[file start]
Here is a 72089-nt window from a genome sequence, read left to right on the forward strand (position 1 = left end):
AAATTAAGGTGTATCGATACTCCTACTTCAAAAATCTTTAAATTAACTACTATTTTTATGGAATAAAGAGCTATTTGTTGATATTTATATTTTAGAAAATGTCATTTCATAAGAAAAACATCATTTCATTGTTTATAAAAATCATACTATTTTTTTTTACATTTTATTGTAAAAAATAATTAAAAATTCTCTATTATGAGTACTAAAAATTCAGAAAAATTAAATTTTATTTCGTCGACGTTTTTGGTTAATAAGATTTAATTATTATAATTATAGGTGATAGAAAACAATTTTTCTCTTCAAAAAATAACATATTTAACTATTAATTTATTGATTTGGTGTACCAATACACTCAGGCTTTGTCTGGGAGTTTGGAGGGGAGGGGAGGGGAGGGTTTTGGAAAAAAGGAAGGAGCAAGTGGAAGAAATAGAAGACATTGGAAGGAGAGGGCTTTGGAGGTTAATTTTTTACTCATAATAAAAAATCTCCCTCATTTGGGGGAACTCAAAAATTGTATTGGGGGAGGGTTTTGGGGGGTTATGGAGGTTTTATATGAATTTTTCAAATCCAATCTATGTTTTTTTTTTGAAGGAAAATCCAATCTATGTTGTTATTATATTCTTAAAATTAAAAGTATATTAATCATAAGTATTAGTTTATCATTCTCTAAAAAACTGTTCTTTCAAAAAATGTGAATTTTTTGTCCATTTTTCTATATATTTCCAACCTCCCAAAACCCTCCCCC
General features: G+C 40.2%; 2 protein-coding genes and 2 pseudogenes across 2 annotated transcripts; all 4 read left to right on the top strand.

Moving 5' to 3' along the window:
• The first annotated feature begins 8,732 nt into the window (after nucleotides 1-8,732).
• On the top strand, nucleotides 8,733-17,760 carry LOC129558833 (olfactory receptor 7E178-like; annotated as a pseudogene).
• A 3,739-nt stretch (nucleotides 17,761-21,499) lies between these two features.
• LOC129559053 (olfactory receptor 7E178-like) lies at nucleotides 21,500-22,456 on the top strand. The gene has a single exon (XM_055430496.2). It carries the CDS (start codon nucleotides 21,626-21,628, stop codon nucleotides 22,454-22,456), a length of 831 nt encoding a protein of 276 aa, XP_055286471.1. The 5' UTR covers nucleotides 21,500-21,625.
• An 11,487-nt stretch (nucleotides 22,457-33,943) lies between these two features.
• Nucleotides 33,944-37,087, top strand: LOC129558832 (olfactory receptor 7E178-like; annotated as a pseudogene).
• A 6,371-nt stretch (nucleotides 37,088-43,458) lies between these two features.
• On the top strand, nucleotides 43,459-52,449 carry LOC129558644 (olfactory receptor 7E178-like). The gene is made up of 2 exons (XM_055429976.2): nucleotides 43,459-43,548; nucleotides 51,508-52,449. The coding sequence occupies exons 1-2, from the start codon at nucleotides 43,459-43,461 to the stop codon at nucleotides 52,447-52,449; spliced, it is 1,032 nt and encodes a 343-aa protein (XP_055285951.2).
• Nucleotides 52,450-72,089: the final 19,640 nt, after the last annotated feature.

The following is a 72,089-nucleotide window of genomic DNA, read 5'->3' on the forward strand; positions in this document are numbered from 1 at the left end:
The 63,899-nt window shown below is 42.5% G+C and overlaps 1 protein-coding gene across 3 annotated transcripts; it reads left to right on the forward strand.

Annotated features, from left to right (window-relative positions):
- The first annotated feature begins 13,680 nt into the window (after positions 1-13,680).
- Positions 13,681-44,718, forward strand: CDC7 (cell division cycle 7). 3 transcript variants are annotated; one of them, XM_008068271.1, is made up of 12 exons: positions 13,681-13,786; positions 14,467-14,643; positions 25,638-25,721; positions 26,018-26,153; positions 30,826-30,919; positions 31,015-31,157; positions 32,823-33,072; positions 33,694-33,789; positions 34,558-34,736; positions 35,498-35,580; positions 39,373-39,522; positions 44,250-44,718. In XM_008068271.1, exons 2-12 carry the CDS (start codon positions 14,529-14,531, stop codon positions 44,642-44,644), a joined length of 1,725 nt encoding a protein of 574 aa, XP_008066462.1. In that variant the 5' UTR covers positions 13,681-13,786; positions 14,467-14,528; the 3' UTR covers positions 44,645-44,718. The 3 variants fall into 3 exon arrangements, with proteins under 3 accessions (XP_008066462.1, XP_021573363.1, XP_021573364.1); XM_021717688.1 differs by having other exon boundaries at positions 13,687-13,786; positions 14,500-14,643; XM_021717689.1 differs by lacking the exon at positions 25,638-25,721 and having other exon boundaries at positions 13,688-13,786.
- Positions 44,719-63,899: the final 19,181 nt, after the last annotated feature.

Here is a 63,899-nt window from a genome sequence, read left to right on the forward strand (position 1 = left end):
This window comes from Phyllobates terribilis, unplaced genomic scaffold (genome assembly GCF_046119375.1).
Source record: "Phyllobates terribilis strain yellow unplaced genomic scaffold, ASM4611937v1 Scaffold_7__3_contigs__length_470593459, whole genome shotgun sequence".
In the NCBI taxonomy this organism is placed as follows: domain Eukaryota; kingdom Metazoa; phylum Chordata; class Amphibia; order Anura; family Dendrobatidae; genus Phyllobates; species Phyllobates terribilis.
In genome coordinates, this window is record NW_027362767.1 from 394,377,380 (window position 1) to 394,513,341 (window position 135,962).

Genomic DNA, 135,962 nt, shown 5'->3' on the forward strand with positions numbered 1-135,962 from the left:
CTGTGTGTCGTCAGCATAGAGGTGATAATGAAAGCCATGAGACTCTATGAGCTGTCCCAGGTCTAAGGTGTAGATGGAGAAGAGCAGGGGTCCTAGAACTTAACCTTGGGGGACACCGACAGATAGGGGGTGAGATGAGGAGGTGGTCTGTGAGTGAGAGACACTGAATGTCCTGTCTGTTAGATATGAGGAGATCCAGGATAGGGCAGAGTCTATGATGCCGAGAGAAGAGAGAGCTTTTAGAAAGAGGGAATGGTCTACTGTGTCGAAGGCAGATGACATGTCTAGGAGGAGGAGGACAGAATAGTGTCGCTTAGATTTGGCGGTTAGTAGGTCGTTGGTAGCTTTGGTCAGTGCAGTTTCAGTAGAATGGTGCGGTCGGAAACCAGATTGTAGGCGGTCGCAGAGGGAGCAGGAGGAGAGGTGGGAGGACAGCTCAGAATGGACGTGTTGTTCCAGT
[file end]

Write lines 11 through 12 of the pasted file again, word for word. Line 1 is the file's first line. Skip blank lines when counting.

• A 6,371-nt stretch (nucleotides 37,088-43,458) lies between these two features.
• On the top strand, nucleotides 43,459-52,449 carry LOC129558644 (olfactory receptor 7E178-like). The gene is made up of 2 exons (XM_055429976.2): nucleotides 43,459-43,548; nucleotides 51,508-52,449. The coding sequence occupies exons 1-2, from the start codon at nucleotides 43,459-43,461 to the stop codon at nucleotides 52,447-52,449; spliced, it is 1,032 nt and encodes a 343-aa protein (XP_055285951.2).